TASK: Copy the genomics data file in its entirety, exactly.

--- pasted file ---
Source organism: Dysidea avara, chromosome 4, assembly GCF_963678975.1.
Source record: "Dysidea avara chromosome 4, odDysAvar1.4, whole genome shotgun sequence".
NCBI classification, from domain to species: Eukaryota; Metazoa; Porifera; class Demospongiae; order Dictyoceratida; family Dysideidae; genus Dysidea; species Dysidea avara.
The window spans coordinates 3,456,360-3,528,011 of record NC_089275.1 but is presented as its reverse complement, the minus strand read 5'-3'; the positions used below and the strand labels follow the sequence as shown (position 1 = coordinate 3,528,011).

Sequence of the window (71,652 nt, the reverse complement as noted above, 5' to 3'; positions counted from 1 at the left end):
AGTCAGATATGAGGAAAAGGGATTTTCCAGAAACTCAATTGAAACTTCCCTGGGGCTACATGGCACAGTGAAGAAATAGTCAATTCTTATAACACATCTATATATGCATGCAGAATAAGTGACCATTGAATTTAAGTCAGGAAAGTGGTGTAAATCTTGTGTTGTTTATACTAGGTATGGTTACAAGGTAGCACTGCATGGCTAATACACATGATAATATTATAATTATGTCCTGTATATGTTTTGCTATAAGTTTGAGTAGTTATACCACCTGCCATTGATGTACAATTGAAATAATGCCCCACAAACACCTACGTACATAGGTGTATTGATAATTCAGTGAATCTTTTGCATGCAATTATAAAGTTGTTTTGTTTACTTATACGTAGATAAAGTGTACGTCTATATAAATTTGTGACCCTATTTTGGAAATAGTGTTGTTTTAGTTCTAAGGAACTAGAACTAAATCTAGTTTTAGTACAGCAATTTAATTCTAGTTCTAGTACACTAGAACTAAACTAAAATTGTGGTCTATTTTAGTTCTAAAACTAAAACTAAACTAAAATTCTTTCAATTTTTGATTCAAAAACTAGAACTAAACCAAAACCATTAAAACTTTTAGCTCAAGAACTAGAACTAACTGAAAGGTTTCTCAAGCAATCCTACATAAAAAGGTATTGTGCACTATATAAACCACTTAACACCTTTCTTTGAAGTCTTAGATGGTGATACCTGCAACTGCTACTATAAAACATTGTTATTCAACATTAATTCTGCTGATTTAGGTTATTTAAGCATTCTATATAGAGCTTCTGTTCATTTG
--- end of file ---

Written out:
Source organism: Dysidea avara, chromosome 4, assembly GCF_963678975.1.
Source record: "Dysidea avara chromosome 4, odDysAvar1.4, whole genome shotgun sequence".
NCBI classification, from domain to species: Eukaryota; Metazoa; Porifera; class Demospongiae; order Dictyoceratida; family Dysideidae; genus Dysidea; species Dysidea avara.
The window spans coordinates 3,456,360-3,528,011 of record NC_089275.1 but is presented as its reverse complement, the minus strand read 5'-3'; the positions used below and the strand labels follow the sequence as shown (position 1 = coordinate 3,528,011).

Sequence of the window (71,652 nt, the reverse complement as noted above, 5' to 3'; positions counted from 1 at the left end):
AGTCAGATATGAGGAAAAGGGATTTTCCAGAAACTCAATTGAAACTTCCCTGGGGCTACATGGCACAGTGAAGAAATAGTCAATTCTTATAACACATCTATATATGCATGCAGAATAAGTGACCATTGAATTTAAGTCAGGAAAGTGGTGTAAATCTTGTGTTGTTTATACTAGGTATGGTTACAAGGTAGCACTGCATGGCTAATACACATGATAATATTATAATTATGTCCTGTATATGTTTTGCTATAAGTTTGAGTAGTTATACCACCTGCCATTGATGTACAATTGAAATAATGCCCCACAAACACCTACGTACATAGGTGTATTGATAATTCAGTGAATCTTTTGCATGCAATTATAAAGTTGTTTTGTTTACTTATACGTAGATAAAGTGTACGTCTATATAAATTTGTGACCCTATTTTGGAAATAGTGTTGTTTTAGTTCTAAGGAACTAGAACTAAATCTAGTTTTAGTACAGCAATTTAATTCTAGTTCTAGTACACTAGAACTAAACTAAAATTGTGGTCTATTTTAGTTCTAAAACTAAAACTAAACTAAAATTCTTTCAATTTTTGATTCAAAAACTAGAACTAAACCAAAACCATTAAAACTTTTAGCTCAAGAACTAGAACTAACTGAAAGGTTTCTCAAGCAATCCTACATAAAAAGGTATTGTGCACTATATAAACCACTTAACACCTTTCTTTGAAGTCTTAGATGGTGATACCTGCAACTGCTACTATAAAACATTGTTATTCAACATTAATTCTGCTGATTTAGGTTATTTAAGCATTCTATATAGAGCTTCTGTTCATTTG